By Brian Krebs
washingtonpost.com Staff Writer
Thursday, September 28, 2006 7:38 AM
Schuyler Cole needed an accessory for his Palm Treo 600 smartphone, so the Haleiwa, Hawaii, resident fired up his Web browser last month and ran a Google search.
After scanning the search results, he purchased the inexpensive item -- a USB cable used to synchronize the Treo's settings with his personal computer -- from Cellhut.com, the first online store displayed in the results that looked like it carried the cable. The site featured a "Hackersafe" logo indicating that the site's security had been verified within the past 24 hours.
Later that day, information from Cole's purchase --- including his name, address, credit card and phone numbers, and the date and exact time of the transaction --- were posted into an online forum that caters to criminals engaged in credit card and identity theft. Ostensibly, the data on Cole was posted as an enticement to other fraudsters lurking on the forum who might be interested in buying large numbers of similar records.
Other personal data posted into the fraud forum included the personal and financial information for Shane Galloway, an 18-year-old freshman at Louisiana State University in Baton Rouge. When contacted by washingtonpost.com, Galloway said he purchased a wireless phone from Cellhut.com shortly after midnight on Sept. 6, just minutes after the time stamp on Cole's purchase.
Another individual whose data was found in the online chat channel --- a southern California resident who asked that his name not be used --- confirmed that he bought wireless accessories from Cellhut.com at 9:15 a.m. on Sept. 7, the exact time listed in the entry that was posted into the online forum along with his credit card data and other personal information. Later, he discovered that $6,000 in fraudulent charges were made using his credit card.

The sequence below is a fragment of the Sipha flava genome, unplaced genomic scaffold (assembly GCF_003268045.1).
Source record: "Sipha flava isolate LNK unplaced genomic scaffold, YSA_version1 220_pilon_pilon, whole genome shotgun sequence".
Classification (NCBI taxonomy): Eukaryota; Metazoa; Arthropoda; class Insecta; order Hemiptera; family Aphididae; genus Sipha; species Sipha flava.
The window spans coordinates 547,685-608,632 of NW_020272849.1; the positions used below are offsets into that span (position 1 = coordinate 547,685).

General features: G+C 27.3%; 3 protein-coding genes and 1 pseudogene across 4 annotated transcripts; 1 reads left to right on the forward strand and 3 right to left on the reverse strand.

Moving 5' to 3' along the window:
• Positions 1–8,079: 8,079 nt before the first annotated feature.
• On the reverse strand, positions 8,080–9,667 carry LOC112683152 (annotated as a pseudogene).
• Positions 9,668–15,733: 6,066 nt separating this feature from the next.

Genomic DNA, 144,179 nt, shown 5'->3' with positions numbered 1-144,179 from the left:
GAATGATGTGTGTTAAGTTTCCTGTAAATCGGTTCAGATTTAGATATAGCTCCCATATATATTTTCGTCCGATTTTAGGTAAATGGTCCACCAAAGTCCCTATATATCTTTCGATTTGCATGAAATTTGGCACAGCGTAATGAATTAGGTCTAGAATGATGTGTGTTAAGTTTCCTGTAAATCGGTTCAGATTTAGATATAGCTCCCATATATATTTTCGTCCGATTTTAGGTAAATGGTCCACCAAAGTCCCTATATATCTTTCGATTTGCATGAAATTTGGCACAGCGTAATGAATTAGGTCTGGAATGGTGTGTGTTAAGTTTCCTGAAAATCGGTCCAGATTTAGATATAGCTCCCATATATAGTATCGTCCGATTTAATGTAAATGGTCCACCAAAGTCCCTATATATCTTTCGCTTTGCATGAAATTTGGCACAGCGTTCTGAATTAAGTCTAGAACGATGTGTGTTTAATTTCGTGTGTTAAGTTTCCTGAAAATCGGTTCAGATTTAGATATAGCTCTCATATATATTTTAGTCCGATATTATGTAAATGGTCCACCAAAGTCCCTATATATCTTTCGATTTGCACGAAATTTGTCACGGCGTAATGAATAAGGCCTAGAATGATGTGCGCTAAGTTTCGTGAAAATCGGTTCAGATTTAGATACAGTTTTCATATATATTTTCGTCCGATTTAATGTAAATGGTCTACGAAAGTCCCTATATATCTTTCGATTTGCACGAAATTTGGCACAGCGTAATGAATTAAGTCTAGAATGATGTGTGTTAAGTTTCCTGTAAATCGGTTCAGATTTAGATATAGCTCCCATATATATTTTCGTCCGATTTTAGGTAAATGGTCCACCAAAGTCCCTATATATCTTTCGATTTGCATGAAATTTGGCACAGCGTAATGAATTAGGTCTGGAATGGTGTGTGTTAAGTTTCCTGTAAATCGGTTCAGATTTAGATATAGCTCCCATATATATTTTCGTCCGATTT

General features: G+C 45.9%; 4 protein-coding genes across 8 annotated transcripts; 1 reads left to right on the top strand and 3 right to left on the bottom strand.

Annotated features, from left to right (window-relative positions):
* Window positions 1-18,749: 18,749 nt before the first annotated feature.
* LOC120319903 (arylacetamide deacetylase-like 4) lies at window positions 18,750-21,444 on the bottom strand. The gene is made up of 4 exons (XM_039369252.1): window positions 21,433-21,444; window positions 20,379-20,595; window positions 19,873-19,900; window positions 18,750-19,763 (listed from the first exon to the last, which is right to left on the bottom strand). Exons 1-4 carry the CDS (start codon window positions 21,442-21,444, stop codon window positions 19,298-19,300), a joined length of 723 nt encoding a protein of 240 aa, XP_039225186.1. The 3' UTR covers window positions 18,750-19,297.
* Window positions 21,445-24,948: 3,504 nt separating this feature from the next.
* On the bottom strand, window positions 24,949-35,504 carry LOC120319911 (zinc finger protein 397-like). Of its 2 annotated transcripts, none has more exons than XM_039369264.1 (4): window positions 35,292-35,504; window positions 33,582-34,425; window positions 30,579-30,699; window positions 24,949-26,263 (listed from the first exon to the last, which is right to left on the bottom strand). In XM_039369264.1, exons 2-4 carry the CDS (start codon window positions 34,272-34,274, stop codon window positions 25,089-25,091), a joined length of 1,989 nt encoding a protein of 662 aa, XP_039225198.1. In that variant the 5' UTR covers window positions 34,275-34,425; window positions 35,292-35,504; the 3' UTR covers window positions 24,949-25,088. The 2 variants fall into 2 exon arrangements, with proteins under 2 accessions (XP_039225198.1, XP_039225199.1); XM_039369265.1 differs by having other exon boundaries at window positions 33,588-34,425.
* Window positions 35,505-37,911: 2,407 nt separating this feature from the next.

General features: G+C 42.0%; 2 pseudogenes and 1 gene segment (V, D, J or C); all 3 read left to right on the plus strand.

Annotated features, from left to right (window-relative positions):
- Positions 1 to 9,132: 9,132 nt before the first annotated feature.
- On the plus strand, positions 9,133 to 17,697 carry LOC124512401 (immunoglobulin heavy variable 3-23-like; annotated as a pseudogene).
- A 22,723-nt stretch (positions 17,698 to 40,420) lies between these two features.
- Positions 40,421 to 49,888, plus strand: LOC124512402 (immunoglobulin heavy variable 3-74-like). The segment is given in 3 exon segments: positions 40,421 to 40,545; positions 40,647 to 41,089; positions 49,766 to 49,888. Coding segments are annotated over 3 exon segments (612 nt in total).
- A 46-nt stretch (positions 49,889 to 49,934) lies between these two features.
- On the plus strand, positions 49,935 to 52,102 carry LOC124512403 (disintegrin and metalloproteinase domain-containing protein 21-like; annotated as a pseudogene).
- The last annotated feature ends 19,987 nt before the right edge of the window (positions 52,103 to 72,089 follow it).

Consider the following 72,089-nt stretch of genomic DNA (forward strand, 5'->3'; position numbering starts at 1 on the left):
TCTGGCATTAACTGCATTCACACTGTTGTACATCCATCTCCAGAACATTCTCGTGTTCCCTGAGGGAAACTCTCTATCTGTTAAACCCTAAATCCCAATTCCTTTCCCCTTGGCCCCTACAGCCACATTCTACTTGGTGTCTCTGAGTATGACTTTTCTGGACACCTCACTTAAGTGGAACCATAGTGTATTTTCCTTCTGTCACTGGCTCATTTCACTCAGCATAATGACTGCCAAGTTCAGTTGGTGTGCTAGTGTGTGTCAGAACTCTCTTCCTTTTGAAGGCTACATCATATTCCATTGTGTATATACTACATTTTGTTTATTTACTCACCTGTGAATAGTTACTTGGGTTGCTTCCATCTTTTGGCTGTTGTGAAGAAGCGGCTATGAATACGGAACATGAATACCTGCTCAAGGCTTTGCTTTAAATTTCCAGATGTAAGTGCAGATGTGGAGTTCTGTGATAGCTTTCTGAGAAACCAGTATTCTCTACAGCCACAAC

While public attention has remain fixed on a series of high-profile data losses or database breaches at federal government agencies, large corporations and universities, experts who study financial fraud say hackers increasingly are targeting small, commercial Web sites. In some cases, criminals are able to gain real-time access to the sites' transaction information, allowing them to steal valid credit card numbers and quickly charge large numbers of fraudulent purchases.
Small e-businesses offer fewer total victims, but they often present a softer target, either due to flaws in the software merchants use to process online orders or an over reliance on outsourced Web site security.
Cole's and Galloway's information was recorded being traded in an online chat room by Dan Clements, co-founder of CardCops.com, a fraud prevention service that monitors underground chat rooms where criminals trade in stolen credit cards and information used to commit identity theft. Clements said many smaller online merchants use generic shopping cart software that they fail to maintain with the latest software security patches.
"Most of these merchants that get hacked do not have updated versions of the software that runs their business, they're just trying to sell widgets," he said.
Nearly 80 percent of all software vulnerabilities discovered in the first six months of 2006 involved Web-based applications produced by hundreds of different software vendors, according to a report released Monday by Cupertino, Calif.-based security vendor Symantec Corp.